Les Belgicains - Na Tango Ya Covadia 1964-70 | A compilation by Covadia Records

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Les Belgicains - Na Tango Ya Covadia 1964-70 | A compilation by Covadia Records

Hello Steve and thank you for this inteview!
Could you first tell us about the Covadia label and your respective careers?
Covadia is founded in 1964 by Nikiforos ‘Niki’ Cavvadias in Brussels. Niki, born in Ethiopia, ends up in Congo in 1940 after wandering through Greece, Egypt and Italy. After the death of his brother-in-law Nicolas Jeronimidis, founder of the Ngoma label, Nikiforos takes up the position of editor and producer at the same label. Ngoma paves the way for the major success of Congolese stars such as Léon Bukasa and Antoine Wendo Kolosoy. Due to the political instability in Congo, Niki moves to Belgium with his wife in 1964 to join their two sons who were studying there since 1960. Upon arrival, he immediately starts looking for young, talented musicians in Belgium who want to sign with his new label Covadia. It doesn't take long before he notices the Congolese student orchestras, such as Los Nickelos and Yéyé National.

A couple of years ago Paul, son of Nikiforos, and me decided to re-release tracks of the Covadia catalogue under the same label name. We are convinced this story of Niki and Les Belgicains needs to be told!

What was your inspiration behind the "Les Belgicains" compilation, and how did the idea for this wonderful project come about?
Since 2007 I am an event organizer in Mechelen, Belgium. One day a friend proposed to book a DJ duo Celeste/Mariposa from Lisbon, Portugal. Their aim is to promote music from the former African Portuguese colonies. Their energy and dedication were contagious to me, and they gave me the inspiration to do something similar for Congolese music. I realized quickly rumba and soukous already have a big popularity with music enthousiasts all over the world, so it took some time to figure out what I could add to its history. 

I’m an avid vinyl collector of Belgian productions, as many other Belgian collectors. 10 years ago, a big collection of Congolese 45s was offered for sale to me. It was the first time I had releases of the Covadia label in my hands. They drew my attention. These were the only releases in the collection with clear references to Belgium. As a bonus they had nice picture sleeves, which is typical for Europe (and especially for Belgium), but very rare for Congolese 45s. My research started at that point, but nobody could give me a lot of background information on the label, bands or the producer... I became a bit obsessed to find out the story behind this label. And that drive only became more intense when I realized most Belgian vinyl collectors that I talked to were not really interested in the music of our former colony. This was the gap in the documented history of Congolese rumba and Soukous I had to fill!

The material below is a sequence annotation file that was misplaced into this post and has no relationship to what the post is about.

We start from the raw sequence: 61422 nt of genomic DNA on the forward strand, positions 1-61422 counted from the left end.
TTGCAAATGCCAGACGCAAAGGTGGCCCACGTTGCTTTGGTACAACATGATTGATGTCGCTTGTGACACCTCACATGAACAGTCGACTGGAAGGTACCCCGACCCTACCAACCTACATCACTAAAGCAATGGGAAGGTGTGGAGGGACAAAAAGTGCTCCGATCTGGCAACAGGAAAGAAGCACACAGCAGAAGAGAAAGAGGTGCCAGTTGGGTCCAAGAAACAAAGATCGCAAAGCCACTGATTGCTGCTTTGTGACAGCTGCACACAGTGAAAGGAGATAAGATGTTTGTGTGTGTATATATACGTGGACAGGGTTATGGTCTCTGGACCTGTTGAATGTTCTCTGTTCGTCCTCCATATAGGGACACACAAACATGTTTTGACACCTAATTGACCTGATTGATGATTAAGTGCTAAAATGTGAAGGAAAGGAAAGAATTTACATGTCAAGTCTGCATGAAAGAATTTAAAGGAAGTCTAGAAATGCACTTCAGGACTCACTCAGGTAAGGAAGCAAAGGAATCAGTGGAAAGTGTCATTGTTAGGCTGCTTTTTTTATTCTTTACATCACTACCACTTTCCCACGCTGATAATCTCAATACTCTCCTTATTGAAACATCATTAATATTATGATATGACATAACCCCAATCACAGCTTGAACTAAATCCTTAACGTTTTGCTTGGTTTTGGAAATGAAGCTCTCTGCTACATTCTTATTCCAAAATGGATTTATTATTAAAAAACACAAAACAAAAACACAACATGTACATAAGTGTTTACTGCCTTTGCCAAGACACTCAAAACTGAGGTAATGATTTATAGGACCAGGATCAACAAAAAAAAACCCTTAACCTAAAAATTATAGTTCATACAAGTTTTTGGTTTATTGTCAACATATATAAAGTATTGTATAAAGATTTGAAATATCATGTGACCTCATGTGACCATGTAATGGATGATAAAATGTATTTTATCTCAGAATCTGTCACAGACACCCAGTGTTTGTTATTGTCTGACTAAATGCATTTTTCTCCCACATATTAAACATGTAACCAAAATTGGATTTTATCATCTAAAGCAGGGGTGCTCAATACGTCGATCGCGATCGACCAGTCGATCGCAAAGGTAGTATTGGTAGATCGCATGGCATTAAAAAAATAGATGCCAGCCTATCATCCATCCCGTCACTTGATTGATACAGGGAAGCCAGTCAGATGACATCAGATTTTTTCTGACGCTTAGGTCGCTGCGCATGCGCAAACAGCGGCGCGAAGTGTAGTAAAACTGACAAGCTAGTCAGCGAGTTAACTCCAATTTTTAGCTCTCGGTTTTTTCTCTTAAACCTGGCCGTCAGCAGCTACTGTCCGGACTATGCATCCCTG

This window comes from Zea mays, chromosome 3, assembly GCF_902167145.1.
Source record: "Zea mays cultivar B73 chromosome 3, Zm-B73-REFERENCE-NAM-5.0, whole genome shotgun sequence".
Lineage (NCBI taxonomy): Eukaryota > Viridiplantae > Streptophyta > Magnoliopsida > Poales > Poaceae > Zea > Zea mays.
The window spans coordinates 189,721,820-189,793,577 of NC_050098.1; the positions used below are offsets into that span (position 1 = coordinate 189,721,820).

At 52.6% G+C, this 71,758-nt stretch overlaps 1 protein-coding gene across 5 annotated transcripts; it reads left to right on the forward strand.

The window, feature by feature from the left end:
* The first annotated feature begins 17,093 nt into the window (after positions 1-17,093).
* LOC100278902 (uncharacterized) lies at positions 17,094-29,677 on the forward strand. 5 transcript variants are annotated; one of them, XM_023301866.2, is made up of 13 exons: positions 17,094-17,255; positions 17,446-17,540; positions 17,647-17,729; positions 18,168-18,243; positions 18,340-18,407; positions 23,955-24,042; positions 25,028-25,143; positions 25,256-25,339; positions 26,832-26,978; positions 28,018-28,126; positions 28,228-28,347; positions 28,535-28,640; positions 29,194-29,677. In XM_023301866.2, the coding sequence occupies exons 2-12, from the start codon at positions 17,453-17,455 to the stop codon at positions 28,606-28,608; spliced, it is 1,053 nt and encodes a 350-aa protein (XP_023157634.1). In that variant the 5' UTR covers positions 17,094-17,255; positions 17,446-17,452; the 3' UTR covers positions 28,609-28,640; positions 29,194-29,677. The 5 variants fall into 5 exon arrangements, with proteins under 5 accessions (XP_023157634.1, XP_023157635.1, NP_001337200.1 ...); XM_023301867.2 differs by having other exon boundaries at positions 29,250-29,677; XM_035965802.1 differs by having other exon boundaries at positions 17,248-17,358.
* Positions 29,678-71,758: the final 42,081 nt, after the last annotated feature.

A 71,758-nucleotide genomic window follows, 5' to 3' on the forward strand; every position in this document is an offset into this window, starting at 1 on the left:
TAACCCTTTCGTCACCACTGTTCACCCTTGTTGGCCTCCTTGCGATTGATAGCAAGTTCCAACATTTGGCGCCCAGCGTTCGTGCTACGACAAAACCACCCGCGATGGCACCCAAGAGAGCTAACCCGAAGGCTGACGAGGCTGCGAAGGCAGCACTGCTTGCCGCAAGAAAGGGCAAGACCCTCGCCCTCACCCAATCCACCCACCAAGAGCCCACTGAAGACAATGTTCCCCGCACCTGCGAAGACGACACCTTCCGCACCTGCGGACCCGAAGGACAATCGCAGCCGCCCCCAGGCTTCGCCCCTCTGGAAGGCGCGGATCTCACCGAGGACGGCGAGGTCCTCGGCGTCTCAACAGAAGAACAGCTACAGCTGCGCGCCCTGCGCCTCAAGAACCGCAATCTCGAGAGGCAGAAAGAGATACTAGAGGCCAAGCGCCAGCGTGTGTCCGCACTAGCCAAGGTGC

How did you go about selecting the songs and artists for this album? Was there a specific theme or vision behind the compilation?
I did the selection of the tracks with a very personal approach. Every song contains something that is appealing to me. The harmony of the singing in Echantillon Salukani of Los Nickelos, the guitar solos of Djulian N'damvu Douglas on the three tracks of Orchestre Afro Negro, the popular latin theme of the song Gozalo Mulata by Carlos Lembe, etc. On the other hand, it was important for me that every band of the catalogue is represented on this compilation. I want to bring a full objective story of this chapter in Congolese music.

How would you describe the mix of musical styles present on the "Les Belgicains" album, and what were the objectives in merging these different genres?